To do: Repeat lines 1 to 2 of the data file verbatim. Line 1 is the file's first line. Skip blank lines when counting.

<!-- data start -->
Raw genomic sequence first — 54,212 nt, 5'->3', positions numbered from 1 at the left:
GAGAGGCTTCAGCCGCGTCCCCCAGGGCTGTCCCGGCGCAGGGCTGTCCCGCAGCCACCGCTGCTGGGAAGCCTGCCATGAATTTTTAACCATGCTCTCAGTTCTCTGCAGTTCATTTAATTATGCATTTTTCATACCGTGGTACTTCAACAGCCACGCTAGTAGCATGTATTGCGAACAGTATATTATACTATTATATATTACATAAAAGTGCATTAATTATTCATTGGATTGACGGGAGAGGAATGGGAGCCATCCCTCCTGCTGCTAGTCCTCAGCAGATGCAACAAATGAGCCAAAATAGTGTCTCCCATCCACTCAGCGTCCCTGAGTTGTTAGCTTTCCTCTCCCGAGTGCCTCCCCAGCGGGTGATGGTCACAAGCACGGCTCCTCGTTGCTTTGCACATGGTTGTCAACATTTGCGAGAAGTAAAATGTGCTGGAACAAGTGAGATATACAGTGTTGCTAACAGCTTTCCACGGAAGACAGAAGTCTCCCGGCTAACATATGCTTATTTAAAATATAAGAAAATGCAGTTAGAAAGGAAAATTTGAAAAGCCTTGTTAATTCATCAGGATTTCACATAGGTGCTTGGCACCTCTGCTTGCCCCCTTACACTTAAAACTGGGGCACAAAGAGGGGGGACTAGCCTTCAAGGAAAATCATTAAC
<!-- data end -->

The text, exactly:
Raw genomic sequence first — 54,212 nt, 5'->3', positions numbered from 1 at the left:
GAGAGGCTTCAGCCGCGTCCCCCAGGGCTGTCCCGGCGCAGGGCTGTCCCGCAGCCACCGCTGCTGGGAAGCCTGCCATGAATTTTTAACCATGCTCTCAGTTCTCTGCAGTTCATTTAATTATGCATTTTTCATACCGTGGTACTTCAACAGCCACGCTAGTAGCATGTATTGCGAACAGTATATTATACTATTATATATTACATAAAAGTGCATTAATTATTCATTGGATTGACGGGAGAGGAATGGGAGCCATCCCTCCTGCTGCTAGTCCTCAGCAGATGCAACAAATGAGCCAAAATAGTGTCTCCCATCCACTCAGCGTCCCTGAGTTGTTAGCTTTCCTCTCCCGAGTGCCTCCCCAGCGGGTGATGGTCACAAGCACGGCTCCTCGTTGCTTTGCACATGGTTGTCAACATTTGCGAGAAGTAAAATGTGCTGGAACAAGTGAGATATACAGTGTTGCTAACAGCTTTCCACGGAAGACAGAAGTCTCCCGGCTAACATATGCTTATTTAAAATATAAGAAAATGCAGTTAGAAAGGAAAATTTGAAAAGCCTTGTTAATTCATCAGGATTTCACATAGGTGCTTGGCACCTCTGCTTGCCCCCTTACACTTAAAACTGGGGCACAAAGAGGGGGGACTAGCCTTCAAGGAAAATCATTAAC